Shortened or full-scale? At home or abroad? The questions are many for Indian Premier League franchisees desperate for a decisive statement from the Board of Control for Cricket in India on the fate of the league which, they believe, will get unprecedented TV viewership if it happens.
With Cricket Australia repeatedly stressing on the “unrealistic” challenge of hosting the 16-team T20 World Cup in October-November, the likelihood of having the IPL has increased significantly in a year gone haywire by the Covid-19 pandemic.
“Considering the current situation, there are too many complications in hosting the T20 World Cup with 16 teams. Organising the IPL won’t be easy too. It has to be at a place which has adequate infrastructure, both on and off the field,” Kings XI Punjab co-owner Ness Wadia told PTI.
The ICC recently pushed its final decision on the T20 World Cup to next month but the BCCI has already zeroed in on the September-October window for the tournament. Kolkata Knight Riders CEO Venky Mysore, during a media event last week, spoke of his opposition to any tinkering with the format of the league but not all IPL stakeholders agree.
Considering the situation around the pandemic, KKR are happy with a curtailed edition even though Mysore said he spoke for all the eight teams. The BCCI, on its part, has only asserted its intent to conduct the event so far but specifics are still not known.
“I am sure BCCI is putting all its efforts towards a full IPL but we have no issues even with a curtailed one. We have to be aware of the situation we are in and optimise ourselves,” Wadia said.
“IPL has also been a very forward looking and flexible tournament and that has to be maintained during the Covid-19 crisis. Going back to 2009, we switched from India to South Africa within a month,” he added.
With Covid-19 cases rising in India, staging the IPL overseas is remains an option. The UAE, which hosted a few matches in 2014, and Sri Lanka, have already shown interest in hosting the event.
New Zealand, where there only a handful of people who have contracted coronavirus currently, is also an option but are at a disadvantage because of its time difference with India. Wadia said location and duration of the tournament can be easily decided mutually by all stakeholders.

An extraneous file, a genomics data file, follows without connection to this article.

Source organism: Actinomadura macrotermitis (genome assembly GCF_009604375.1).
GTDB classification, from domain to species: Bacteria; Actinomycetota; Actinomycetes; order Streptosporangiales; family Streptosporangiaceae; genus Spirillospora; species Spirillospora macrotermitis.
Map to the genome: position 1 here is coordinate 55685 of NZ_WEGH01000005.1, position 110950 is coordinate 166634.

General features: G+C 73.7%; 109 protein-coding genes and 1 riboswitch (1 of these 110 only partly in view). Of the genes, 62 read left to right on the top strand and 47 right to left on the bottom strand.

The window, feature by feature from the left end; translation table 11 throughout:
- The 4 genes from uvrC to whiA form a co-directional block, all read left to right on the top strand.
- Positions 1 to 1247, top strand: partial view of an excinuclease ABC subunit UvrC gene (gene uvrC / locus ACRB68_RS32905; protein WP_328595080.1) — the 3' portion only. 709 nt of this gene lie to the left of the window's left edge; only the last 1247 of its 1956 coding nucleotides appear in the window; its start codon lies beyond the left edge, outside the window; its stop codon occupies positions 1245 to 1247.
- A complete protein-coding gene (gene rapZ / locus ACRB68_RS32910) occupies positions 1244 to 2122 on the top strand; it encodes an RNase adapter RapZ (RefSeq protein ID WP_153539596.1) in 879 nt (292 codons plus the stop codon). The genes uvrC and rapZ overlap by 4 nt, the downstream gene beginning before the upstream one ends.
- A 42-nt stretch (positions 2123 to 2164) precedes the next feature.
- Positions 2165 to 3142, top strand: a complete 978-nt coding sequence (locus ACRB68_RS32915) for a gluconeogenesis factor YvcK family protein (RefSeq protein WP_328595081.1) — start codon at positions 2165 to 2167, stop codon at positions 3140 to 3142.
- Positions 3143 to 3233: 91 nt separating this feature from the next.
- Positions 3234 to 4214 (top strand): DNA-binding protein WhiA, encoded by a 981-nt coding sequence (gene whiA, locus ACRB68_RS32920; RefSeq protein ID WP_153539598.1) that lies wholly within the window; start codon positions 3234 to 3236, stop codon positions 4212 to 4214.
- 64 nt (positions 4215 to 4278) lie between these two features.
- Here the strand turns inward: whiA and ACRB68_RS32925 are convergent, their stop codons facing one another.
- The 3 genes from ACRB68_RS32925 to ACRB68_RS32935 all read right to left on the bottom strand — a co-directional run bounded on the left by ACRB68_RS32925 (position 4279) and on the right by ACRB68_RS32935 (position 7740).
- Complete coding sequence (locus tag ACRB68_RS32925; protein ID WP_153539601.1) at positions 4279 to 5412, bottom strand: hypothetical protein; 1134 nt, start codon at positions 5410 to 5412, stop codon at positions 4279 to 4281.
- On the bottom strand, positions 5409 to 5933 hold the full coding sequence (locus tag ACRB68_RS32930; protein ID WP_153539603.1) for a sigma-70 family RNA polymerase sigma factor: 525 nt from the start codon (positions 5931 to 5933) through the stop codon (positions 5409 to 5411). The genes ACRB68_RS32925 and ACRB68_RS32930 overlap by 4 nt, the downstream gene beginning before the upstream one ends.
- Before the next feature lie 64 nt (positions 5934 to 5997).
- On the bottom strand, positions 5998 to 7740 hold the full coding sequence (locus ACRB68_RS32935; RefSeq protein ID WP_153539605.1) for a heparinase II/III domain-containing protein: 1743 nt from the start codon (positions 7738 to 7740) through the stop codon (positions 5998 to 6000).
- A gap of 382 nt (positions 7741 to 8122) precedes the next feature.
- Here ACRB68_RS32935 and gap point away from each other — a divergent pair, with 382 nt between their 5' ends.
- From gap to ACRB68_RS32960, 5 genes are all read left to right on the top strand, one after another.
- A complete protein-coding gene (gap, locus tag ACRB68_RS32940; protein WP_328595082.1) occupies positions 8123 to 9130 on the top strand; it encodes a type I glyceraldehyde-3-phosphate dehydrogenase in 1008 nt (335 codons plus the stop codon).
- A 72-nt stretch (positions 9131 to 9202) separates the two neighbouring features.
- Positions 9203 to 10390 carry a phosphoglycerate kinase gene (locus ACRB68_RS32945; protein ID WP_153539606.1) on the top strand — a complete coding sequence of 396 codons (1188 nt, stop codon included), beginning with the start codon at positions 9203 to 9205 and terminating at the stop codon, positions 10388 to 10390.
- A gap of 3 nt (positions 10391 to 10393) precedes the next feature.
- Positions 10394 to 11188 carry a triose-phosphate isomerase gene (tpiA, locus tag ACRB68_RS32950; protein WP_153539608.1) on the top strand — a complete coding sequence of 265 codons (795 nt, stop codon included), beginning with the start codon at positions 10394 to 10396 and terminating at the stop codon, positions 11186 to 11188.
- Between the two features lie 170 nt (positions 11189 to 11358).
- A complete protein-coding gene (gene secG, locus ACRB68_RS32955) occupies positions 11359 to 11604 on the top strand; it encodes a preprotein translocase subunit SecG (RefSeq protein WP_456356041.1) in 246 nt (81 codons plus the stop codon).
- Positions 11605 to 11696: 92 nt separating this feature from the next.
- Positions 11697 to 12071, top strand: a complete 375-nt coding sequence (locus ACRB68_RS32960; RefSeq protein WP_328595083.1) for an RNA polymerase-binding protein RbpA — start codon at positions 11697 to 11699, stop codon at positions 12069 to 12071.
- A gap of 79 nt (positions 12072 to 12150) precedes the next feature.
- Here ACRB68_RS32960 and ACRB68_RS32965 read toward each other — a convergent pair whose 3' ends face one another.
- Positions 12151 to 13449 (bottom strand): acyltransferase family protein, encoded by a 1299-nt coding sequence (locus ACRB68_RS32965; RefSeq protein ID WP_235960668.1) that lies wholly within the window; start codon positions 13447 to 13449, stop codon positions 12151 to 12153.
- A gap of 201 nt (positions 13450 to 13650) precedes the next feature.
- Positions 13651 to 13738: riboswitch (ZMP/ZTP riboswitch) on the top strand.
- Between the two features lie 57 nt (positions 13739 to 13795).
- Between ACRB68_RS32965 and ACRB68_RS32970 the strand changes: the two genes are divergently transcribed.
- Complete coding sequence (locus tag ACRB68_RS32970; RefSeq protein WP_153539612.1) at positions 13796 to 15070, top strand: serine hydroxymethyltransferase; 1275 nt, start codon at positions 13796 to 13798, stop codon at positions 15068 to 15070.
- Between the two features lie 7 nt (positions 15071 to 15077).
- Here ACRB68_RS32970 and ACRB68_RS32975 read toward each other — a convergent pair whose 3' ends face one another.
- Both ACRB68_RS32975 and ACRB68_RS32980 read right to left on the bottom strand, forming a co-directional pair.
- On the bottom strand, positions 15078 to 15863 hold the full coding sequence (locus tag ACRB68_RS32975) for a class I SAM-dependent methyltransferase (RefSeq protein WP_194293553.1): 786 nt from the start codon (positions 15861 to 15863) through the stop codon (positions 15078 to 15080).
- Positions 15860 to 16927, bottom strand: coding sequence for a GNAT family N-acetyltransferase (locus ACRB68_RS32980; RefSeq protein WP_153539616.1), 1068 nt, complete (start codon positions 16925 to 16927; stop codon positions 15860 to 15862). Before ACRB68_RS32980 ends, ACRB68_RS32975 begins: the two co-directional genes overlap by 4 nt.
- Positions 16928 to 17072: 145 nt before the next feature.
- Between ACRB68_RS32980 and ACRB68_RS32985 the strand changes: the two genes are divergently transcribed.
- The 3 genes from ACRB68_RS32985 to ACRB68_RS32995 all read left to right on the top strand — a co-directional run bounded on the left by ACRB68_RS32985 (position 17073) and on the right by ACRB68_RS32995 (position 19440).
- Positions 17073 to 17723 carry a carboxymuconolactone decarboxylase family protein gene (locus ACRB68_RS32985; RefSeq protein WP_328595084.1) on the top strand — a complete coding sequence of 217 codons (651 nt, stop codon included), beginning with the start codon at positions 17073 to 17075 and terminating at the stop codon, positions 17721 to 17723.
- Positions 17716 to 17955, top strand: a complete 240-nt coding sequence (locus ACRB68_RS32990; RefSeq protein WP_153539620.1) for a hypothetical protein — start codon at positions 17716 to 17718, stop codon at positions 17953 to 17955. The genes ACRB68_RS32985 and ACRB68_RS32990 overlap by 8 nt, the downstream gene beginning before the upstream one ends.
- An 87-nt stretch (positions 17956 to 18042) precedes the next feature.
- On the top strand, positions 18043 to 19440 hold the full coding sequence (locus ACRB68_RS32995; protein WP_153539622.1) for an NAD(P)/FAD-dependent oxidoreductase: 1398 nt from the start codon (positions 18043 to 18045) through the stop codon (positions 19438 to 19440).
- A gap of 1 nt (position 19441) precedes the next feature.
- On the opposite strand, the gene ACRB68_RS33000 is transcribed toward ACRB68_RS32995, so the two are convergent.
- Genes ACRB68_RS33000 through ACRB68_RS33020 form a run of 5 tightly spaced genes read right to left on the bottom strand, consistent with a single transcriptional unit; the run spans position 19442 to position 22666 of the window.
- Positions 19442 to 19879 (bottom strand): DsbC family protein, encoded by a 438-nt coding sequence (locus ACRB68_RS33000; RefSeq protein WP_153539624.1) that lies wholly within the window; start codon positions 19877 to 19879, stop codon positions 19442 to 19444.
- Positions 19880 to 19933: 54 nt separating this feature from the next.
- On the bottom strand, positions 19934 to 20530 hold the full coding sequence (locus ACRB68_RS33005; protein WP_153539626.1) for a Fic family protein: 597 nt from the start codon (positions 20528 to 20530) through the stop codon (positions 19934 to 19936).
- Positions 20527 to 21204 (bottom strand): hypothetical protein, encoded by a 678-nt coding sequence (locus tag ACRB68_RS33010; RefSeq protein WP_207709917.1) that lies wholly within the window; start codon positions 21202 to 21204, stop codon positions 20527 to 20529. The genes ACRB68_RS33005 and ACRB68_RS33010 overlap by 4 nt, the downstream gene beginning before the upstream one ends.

“We would need adequate number of hotels in that place, so that we are able to quarantine players if needed. Whether in India or abroad, there has to be enough infrastructure,” he explained.
A top official of another IPL team wants to see a shortened tournament and wants the BCCI to announce the dates so that it gives enough time to the potential team sponsors.
“I don’t understand what the BCCI is waiting for. They should have announced the dates by now. Whether August-September or September-October [if the World Cup doesn’t happen]. Talk to the UAE board and go ahead. They can even consider Bahrain and Muscat and expand the league’s presence further. ICC delaying the decision has left it in a dilemma and also the BCCI,” the official said.
One thing is certain that the tournament, if it happens, will be played behind closed doors. With the world going through the financial crisis caused by the pandemic, there are doubts if teams can continue to attract sponsors like they have been able to over the past decade.
Though teams’ major source of revenue comes from BCCI’s central pool, another contributor is their individual sponsorship. Wadia is expecting an increase in viewership and that is why he feels attracting sponsors would not be an issue.
“If it is a shorter tournament then automatically it would depend on the number of games. If there are the usual 14 league games, you are getting an X value from a sponsor, it will change if there are lesser number of games,” he said.
“Having said that, a lot of sponsors might be happy to see the IPL happening even if it is shorter. It gives them a lot of publicity. In my humble opinion, the IPL might happen with a larger audience base purely based on the assessment that world has been through so much and the world needs that outlet,” he added.
Wadia did not see sponsors shying away from the curtailed IPL. “I don’t see any difficulty in attracting sponsors. Today there are too many variables but tomorrow if the IPL dates are announced, I don’t see why sponsors won’t come forward, given the viewership might increase,” said Wadia.
However, an official close to Chennai Super Kings said the Covid-19 impact on sponsorship can only be gauged closer to the tournament.
“It will have an impact surely, how much? I am not too sure. In one way, TV will be a great advertisement for sponsors. Basically, it is a question of money available with them at that time. It is not the usual scenario,” he said.
“Sponsors will come to the teams only after the IPL dates are announced,” said the CSK official.
Another official thinks the IPL brand has an opportunity to become even bigger.
“Individual sponsorship is hardly the main part of our revenues, the main revenue comes from the the BCCI’s central pool,” he said.
“Keeping that issue aside, this is the best opportunity for brand IPL. You have an IPL in September-October, then the auction in December-January and then IPL again in April-May. For eight months, you will be talking IPL. The BCCI is not seeing that. India is not going to be safe before November, better to take the call now and do it elsewhere,” the official added.